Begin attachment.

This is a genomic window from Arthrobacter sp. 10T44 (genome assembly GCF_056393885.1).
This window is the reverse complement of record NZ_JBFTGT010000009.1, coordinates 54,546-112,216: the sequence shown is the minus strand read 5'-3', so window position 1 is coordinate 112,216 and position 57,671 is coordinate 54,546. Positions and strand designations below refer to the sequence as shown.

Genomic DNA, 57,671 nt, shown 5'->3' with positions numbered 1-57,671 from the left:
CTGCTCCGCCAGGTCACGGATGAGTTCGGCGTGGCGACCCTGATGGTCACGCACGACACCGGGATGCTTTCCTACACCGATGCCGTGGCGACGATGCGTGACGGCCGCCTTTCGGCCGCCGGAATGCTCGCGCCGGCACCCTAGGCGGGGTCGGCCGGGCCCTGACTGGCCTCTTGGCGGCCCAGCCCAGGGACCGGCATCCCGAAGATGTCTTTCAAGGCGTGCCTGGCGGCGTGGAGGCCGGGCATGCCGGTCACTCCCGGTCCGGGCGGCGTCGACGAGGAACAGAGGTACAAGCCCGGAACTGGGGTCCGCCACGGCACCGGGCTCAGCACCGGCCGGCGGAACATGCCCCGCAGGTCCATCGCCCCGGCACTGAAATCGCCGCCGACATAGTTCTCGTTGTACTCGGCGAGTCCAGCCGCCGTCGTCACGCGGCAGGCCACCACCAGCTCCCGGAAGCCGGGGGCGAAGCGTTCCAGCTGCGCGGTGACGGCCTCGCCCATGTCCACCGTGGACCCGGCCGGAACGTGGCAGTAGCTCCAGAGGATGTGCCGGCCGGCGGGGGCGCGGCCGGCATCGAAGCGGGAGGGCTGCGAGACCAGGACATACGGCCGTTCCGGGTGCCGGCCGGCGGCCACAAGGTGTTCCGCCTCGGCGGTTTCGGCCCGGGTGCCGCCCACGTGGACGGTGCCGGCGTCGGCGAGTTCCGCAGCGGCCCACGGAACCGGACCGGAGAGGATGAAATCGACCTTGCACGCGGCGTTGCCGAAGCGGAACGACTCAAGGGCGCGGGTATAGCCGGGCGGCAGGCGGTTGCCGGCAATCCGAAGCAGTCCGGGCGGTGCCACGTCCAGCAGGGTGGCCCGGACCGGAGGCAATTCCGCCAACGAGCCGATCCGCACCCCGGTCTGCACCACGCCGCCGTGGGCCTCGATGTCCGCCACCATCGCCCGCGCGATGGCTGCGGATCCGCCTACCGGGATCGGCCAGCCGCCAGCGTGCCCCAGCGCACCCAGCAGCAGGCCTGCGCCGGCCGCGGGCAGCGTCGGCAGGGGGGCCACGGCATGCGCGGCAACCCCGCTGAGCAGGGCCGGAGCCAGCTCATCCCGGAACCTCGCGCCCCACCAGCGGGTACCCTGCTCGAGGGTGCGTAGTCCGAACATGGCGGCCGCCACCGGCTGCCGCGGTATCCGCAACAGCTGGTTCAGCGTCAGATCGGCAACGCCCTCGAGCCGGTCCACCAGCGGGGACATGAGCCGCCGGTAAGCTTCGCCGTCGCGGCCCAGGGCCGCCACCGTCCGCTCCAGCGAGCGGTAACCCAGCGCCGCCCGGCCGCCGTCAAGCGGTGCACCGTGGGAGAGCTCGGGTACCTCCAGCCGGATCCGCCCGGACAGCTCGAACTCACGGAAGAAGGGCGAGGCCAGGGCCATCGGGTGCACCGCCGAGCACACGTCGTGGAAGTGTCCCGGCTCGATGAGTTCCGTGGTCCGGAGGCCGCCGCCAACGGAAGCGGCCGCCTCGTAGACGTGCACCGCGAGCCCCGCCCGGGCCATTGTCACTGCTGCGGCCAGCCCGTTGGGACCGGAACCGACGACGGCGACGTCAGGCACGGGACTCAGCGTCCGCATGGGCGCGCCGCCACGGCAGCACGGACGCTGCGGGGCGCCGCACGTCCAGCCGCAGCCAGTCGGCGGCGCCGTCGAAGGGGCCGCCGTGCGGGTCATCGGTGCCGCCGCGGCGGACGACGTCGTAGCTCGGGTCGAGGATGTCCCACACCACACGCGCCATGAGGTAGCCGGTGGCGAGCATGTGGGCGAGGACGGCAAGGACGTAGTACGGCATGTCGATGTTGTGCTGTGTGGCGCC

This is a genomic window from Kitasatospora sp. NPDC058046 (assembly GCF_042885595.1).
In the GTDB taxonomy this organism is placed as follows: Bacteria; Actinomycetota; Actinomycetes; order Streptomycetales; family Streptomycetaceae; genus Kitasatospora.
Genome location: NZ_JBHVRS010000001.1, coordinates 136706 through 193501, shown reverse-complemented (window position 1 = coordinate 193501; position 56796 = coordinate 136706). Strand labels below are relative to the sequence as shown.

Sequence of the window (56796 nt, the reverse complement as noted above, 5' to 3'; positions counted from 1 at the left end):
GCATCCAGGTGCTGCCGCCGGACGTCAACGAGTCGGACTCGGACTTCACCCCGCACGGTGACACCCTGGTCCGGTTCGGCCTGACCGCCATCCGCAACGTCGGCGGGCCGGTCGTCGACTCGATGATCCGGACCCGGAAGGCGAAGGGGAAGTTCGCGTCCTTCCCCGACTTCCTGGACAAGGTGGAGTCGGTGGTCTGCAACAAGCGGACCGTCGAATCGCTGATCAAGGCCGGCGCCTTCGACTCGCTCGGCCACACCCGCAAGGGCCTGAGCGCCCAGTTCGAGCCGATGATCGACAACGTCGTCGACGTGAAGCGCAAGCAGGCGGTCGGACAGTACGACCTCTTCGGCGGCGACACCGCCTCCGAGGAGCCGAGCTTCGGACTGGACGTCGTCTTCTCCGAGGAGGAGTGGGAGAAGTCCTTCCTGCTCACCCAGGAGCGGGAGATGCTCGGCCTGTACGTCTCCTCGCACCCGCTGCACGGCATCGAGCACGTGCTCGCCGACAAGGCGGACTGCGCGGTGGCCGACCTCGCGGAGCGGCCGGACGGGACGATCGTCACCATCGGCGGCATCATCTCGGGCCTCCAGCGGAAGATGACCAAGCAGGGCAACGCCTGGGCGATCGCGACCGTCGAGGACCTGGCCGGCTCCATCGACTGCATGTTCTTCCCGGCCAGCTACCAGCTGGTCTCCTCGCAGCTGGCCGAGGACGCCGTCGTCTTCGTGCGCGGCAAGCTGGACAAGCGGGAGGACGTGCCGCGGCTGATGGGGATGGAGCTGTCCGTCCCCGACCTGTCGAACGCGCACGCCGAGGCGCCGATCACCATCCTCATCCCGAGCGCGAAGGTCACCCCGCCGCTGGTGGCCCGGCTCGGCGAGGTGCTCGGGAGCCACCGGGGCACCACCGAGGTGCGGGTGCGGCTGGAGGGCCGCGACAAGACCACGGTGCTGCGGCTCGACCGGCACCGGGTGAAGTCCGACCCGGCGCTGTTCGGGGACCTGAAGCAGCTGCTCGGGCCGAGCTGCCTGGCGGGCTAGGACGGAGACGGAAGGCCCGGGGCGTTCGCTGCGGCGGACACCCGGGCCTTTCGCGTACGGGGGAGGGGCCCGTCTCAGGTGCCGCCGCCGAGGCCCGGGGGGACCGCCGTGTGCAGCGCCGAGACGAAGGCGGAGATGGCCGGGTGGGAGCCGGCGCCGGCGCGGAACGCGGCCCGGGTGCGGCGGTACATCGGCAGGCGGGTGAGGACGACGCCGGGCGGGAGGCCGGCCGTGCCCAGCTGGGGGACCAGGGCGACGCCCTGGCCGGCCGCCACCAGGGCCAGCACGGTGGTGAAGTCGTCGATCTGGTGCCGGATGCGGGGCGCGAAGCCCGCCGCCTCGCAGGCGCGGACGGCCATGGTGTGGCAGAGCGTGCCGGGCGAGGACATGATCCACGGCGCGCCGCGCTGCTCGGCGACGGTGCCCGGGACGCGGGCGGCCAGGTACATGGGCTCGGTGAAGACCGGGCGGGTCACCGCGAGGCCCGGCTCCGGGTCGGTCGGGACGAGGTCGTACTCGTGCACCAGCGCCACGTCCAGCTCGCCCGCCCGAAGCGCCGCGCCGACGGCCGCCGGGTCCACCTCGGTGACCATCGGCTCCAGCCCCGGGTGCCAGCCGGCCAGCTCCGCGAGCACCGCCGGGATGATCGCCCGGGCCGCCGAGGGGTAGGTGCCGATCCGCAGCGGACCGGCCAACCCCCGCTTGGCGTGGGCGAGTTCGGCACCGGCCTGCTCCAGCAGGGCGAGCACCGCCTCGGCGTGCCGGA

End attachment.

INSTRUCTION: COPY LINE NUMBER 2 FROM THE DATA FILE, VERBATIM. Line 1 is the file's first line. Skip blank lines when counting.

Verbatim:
This window is the reverse complement of record NZ_JBFTGT010000009.1, coordinates 54,546-112,216: the sequence shown is the minus strand read 5'-3', so window position 1 is coordinate 112,216 and position 57,671 is coordinate 54,546. Positions and strand designations below refer to the sequence as shown.